In addition, you can of course code in any .Net language, in C++, and in Python with a free plug-in. And as has been the case for Visual Studio for a long time, you can work with databases directly from the IDE. Visual Studio is especially strong when working with SQL Server databases. You can get away with using Visual Studio instead of SQL Server Management Studio for the majority of operations you'd want to do as a developer.
The performance of Visual Studio 2013 is usually pretty good if you give it enough memory and CPU power -- and it tends to require significant resources. As I mentioned in my full review, startup performance has improved quite a bit in Visual Studio 2013. I no longer have time to brew tea between bringing it up and starting to work.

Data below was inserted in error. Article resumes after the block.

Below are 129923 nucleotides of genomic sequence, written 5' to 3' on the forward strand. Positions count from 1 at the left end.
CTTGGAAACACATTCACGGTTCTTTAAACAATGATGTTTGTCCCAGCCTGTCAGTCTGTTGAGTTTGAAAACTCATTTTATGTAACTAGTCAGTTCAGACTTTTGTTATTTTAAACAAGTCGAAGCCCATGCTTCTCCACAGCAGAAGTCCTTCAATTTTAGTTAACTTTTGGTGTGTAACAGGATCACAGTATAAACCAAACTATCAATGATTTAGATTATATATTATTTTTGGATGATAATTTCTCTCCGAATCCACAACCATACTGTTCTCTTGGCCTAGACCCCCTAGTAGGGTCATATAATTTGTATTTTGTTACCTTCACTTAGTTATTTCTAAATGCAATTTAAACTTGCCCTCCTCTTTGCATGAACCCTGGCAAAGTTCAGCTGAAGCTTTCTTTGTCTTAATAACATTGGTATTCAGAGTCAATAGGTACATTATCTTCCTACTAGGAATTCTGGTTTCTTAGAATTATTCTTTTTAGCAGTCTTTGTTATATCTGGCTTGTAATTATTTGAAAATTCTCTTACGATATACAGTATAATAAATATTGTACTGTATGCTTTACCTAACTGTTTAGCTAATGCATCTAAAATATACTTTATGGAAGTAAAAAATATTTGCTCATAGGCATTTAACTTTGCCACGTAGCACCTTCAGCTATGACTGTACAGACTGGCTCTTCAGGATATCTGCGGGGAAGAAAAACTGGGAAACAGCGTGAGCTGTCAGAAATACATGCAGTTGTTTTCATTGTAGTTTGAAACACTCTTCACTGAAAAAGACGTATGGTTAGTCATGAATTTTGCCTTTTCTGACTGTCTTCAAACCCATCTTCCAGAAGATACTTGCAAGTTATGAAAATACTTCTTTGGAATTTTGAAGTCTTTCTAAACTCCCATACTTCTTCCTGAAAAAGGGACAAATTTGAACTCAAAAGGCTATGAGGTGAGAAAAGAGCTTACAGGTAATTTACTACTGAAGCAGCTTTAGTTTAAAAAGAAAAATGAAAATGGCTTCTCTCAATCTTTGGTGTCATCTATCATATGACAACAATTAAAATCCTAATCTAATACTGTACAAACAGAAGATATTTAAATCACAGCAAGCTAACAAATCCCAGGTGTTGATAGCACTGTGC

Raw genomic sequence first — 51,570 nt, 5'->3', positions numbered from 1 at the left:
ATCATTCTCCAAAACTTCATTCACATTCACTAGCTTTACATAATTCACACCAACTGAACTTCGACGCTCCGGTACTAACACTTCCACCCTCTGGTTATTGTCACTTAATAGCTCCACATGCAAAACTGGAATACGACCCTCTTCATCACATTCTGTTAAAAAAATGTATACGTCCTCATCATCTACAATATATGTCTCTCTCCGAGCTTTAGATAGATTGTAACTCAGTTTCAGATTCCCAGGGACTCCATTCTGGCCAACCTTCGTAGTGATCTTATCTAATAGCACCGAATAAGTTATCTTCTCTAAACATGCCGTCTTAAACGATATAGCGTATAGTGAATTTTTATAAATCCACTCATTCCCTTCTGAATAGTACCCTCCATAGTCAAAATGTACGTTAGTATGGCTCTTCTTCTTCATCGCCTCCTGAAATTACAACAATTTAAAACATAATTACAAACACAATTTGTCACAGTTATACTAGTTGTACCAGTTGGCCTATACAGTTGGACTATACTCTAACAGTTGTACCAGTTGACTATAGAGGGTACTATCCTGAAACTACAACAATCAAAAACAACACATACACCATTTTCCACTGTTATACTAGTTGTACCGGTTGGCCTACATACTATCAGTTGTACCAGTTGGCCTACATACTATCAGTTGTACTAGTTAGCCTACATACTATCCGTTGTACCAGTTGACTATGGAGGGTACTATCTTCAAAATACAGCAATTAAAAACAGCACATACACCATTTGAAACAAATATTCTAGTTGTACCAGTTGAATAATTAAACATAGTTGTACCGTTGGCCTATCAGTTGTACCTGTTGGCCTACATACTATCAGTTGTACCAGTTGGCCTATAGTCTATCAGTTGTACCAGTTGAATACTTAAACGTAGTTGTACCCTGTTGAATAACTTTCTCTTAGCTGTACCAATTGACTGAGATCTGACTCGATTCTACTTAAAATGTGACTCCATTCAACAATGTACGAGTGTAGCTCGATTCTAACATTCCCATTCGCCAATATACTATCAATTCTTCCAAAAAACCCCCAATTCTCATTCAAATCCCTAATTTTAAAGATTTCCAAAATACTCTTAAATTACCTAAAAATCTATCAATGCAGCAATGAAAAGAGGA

ALM integration in Visual Studio 2013 is very good, but unlike many of the IDEs in this review, it requires you to actually use the IDE when you check out the project. Many of the other tools will automatically recognize and use an existing Git repository. If there's a way to make Visual Studio 2013 do that, I haven't found it.